BULAWAYO – Zimbabwe’s foreign reserves have depleted to $200 million against a requirement of $1 billion cover as the country is struggling to emerge out of a near-recession, the Reserve Bank of Zimbabwe (RBZ) has said.
Jesimen Chipika, the central bank deputy governor, on Thursday told industrialists at the Confederation of Zimbabwe Industries (CZI) conference that the country’s virtual money, un-backed Real Time Gross Settlement (RTGS) balances, presently stood at $2,2 billion, a figure she said did not correspond with the $200 million reserves.
“We are looking at $1 billion foreign cover but have foreign reserves of $200 million, that is the economy we are trying to run… So as you can see, it is very unbalanced.
“We need the right measures around fiscal consolidation, wage bill rationalisation in the public sector, consolidating revenue collections, among other measures to ensure we do not lapse into recession,” Chipika said.
While Chipika said RTGS balances stood at $2,2 billion, RBZ data shows that RTGS transactions balances stood at $6,3 billion as at March 2018.
Zimbabwe is battling a biting cash shortage that has plagued the economy for the past two years without a solution in sight. As a result of the liquidity quagmire, the parallel cash market has thrived with premiums being attached to Zimbabwe’s anchor currency, the United States dollar.
The deputy RBZ boss highlighted that the country was not yet ready to revert to a local currency, as it was not generating enough foreign exchange to support a local currency at the moment.
“If we introduce the local currency we will go back to 2008 and we don’t want that… There is no way at this point that we will introduce a currency or even a soft currency. In the short term let us continue with our currency…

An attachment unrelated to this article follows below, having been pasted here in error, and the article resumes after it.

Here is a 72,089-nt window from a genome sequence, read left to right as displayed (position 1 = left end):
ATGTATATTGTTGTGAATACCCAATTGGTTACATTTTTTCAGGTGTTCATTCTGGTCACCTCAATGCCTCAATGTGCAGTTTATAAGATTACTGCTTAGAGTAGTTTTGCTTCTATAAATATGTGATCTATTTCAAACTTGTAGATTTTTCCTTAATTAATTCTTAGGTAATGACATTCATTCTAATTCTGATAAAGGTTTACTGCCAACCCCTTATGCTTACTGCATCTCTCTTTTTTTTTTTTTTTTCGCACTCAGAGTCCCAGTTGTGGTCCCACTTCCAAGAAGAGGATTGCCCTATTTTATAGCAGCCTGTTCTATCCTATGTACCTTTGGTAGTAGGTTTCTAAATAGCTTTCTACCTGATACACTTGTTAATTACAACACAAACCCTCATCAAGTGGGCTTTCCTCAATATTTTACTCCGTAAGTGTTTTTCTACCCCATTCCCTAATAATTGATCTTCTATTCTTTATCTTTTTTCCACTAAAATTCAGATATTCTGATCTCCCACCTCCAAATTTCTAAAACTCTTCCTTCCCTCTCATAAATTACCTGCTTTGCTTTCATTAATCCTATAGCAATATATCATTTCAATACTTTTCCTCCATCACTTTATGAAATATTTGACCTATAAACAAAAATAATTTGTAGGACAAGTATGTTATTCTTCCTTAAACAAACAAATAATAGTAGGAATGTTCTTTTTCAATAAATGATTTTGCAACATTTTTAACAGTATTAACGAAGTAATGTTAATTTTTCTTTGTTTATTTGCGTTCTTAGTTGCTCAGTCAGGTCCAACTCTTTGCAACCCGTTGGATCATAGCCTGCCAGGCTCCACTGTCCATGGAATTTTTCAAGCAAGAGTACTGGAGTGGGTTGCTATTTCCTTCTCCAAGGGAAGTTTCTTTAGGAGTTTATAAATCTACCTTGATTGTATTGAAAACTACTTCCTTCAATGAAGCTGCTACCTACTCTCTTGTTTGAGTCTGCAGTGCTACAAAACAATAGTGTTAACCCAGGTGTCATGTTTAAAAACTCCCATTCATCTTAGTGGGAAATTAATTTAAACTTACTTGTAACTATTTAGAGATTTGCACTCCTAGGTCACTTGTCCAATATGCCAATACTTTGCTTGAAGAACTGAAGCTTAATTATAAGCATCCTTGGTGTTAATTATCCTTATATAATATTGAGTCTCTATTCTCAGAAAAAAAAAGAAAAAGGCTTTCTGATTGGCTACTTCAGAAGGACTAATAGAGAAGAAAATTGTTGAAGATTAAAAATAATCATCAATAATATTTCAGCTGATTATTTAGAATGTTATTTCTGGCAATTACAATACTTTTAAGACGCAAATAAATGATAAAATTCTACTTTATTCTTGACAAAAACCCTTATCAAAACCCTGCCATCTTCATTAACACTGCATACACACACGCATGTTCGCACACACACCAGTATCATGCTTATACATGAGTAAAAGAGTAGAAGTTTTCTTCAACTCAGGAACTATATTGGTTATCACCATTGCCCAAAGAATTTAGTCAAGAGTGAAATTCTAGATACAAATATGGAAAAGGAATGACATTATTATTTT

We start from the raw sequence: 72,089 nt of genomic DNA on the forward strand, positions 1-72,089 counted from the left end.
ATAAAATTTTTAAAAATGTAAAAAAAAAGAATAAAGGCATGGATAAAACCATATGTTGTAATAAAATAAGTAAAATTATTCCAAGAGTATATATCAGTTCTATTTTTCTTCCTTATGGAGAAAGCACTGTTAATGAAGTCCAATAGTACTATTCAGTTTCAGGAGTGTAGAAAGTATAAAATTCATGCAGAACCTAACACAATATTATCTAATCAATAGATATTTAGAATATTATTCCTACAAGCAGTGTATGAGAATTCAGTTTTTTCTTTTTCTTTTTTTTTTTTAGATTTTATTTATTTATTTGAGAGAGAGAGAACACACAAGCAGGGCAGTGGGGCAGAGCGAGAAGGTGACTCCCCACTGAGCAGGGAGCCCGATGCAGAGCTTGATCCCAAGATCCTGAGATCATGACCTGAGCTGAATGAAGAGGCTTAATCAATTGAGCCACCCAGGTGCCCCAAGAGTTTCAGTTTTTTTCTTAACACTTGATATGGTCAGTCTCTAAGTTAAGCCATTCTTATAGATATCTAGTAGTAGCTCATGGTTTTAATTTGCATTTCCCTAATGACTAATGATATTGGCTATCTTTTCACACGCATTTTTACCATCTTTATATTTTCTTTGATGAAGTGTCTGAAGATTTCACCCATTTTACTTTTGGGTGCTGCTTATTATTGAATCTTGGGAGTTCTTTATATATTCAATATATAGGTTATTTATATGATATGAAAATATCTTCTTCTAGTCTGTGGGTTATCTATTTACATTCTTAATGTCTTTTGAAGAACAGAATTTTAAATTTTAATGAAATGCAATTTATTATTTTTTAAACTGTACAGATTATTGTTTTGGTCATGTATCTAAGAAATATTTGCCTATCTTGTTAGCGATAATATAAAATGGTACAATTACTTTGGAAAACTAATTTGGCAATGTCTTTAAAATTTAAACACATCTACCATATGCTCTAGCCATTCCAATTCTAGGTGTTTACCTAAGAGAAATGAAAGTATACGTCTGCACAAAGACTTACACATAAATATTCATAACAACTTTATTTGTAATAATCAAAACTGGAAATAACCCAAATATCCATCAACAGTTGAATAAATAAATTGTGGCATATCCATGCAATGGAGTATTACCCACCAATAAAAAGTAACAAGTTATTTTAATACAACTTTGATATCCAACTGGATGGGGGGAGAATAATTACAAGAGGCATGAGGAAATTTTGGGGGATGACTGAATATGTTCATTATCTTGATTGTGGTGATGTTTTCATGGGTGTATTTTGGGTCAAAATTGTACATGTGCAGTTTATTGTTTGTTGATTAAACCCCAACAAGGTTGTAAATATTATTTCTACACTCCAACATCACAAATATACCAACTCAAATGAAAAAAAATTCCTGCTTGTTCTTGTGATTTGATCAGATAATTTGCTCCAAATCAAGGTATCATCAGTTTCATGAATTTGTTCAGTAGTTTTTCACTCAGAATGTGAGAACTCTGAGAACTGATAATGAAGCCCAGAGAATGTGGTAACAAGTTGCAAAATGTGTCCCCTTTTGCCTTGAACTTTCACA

“In the medium term if we see economy getting stronger we can then get the local currency
“We have to deal with the confidence that has been destroyed. In the short term, let’s continue with the multi-currency,” the deputy governor said.
Chipika, who claimed the economy was on a rebound, said the RBZ anticipated the $1 billion needed for Zimbabwe to be able to have its own currency to come from various sources including Diaspora remittances.
“Something is happening economically in terms of growth… This is something we should be on the watch for to ensure we are prepared for the growth…
“We need $1 billion if we could ever have our own currency and the sources of the $1 billion include production, it can also come through Foreign Direct Investments, but mostly, our most viable option at this stage would be increased production,” the RBZ boss said.
“We need to have production of goods and services. There is a reason why we are where we are…
“The economy was sliding from 2011 to 2016. If we had not put in place expansionary measures the economy was going into recession, negative growth. Some of the measures rescued us,” she said.